In a less familiar reading of the biblical story, Talmudic masters suggest that the slavery in Egypt was not of the usual kind. In fact, the Israelites were successful and prosperous. However, the deadening quality and comfort of their routine had anesthetized the sensitivity to their own wounds of alienation. How many of us suffer and hurt, yet remain fundamentally unaware of our suffering, deadened by the soma pills of the expected, and the narrow straits of success?


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Foundations for World Spirituality: Learning the Language of God (Part 1 of 5)

Moses1

Editor's note: The following essay is published as a white paper of the Center for World Spirituality think tank. Our Spirit's Next Move blog is pleased to announce the paper's availability.

"As the Kabbalists point out, the word Moses spelled backwards is Ha Shem, meaning 'the name.' Importantly, Ha-shem in biblical Hebrew also is the most common reference to God's name. When you respond to your call and realize your soul print, fully becoming your name, you become one with God. When Moses did this, he found his voice, he became a prophet."

By Marc Gafni

To live your story is to move from a state of slavery to freedom. Slavery is not limited to our old image of the oppressed Hebrew or black slave being whipped by the cruel master. We are all potentially free, just as we are all potentially slaves. Our intent in this brief essay is to at least begin to unpack a core intuition of the Zohar ””that a free person is a person who has found voice. As we shall see in the very last paragraphs of this discussion the implications of freedom are wondrous indeed!

The Hebrew name for the Passover Storytelling Ritual, which celebrates and reenacts the dynamic movement from slavery to freedom, is Pe-Sach. Renaissance mystic Isaac Luria reminded us that Pe-Sach is a combination of two words””Peh, meaning “mouth,” and Sach, meaning “talk.” Pe- Sach, therefore, means the mouth that talks.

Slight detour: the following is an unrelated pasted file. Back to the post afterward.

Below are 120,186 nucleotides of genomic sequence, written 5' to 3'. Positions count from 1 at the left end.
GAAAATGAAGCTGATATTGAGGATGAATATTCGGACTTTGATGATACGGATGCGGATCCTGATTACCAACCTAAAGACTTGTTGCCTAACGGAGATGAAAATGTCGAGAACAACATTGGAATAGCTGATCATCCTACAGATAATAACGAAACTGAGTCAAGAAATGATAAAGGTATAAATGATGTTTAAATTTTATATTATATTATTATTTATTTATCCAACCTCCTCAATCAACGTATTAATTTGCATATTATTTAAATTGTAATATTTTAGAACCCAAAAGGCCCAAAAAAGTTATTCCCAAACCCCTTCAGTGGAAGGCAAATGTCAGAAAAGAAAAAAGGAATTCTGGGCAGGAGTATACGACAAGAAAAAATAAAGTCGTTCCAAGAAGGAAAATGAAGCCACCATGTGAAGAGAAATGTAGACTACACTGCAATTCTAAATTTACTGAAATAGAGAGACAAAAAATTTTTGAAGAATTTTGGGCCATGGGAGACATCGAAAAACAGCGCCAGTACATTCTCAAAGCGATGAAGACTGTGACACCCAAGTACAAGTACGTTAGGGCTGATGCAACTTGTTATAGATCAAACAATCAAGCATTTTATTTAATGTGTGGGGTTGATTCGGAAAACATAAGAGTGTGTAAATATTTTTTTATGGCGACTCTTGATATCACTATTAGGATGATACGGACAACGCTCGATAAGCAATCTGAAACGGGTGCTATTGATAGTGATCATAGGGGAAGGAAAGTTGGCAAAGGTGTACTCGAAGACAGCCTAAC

One school of Hasidic masters unpacks this idea by defining redemption as the emergence of speech. To move from a dumb and mute existence to a communal storytelling existence is to undergo redemptive transformation. “To be redeemed,” writes one mystic, “is to lead a history-making, storytelling, communing, free existence.” To be in exile is to lack history, tell no story, fail to commune, and exist as a slave, silent.

The most oft cited source for this idea is a stunning passage in the Zohar which describes the Egyptian slavery as the “exile of speech.” In Kabbalah, every biblical nation represents a different organ of the body; Egypt represents the throat. The mystics read the Hebrew word “Egypt” literally as meaning narrowness. The throat is, of course, the narrow, constricted passage between the wide spaces of the heart and mind. The narrow throat, Egypt, is thus the ideal symbol for the exile of speech. Speech remains caught in the throat, in the dark passage, and can't make it to freedom's gateway, the mouth. Redemption comes in the birth of the word. In the actual process of your retelling, you reclaim your story. But to be capable of retelling your story you need voice. Redemption then is the process of finding voice.


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Interiors, Face, and the Reconstruction of Eros

Cherub

By Dr. Marc Gafni

Summary: The four faces of eros, described by Marc Gafni in this excerpt from Mystery of Love (2003), are 1.) being on the inside, 2.) fullness of presence, 3.) desire, and 4.) interconnectivity of being.  As Marc describes, with its mystical role in these four expressions, the face itself is the truest reflection of the erotic.  In the flow of eros, we access the experience of being on the inside of God's face, which Marc explores here through the Temple mystery of the sexually entwined cherubs atop the Ark who are positioned face to face; the Hebrew word “panim,” which means “inside, face, and before;” and the erotic experience of having a true face-to-face conversation. This significant passage from Mystery of Love invites you to embody the erotic””which is modeled but not exhausted by the sexual””more deeply in your own life.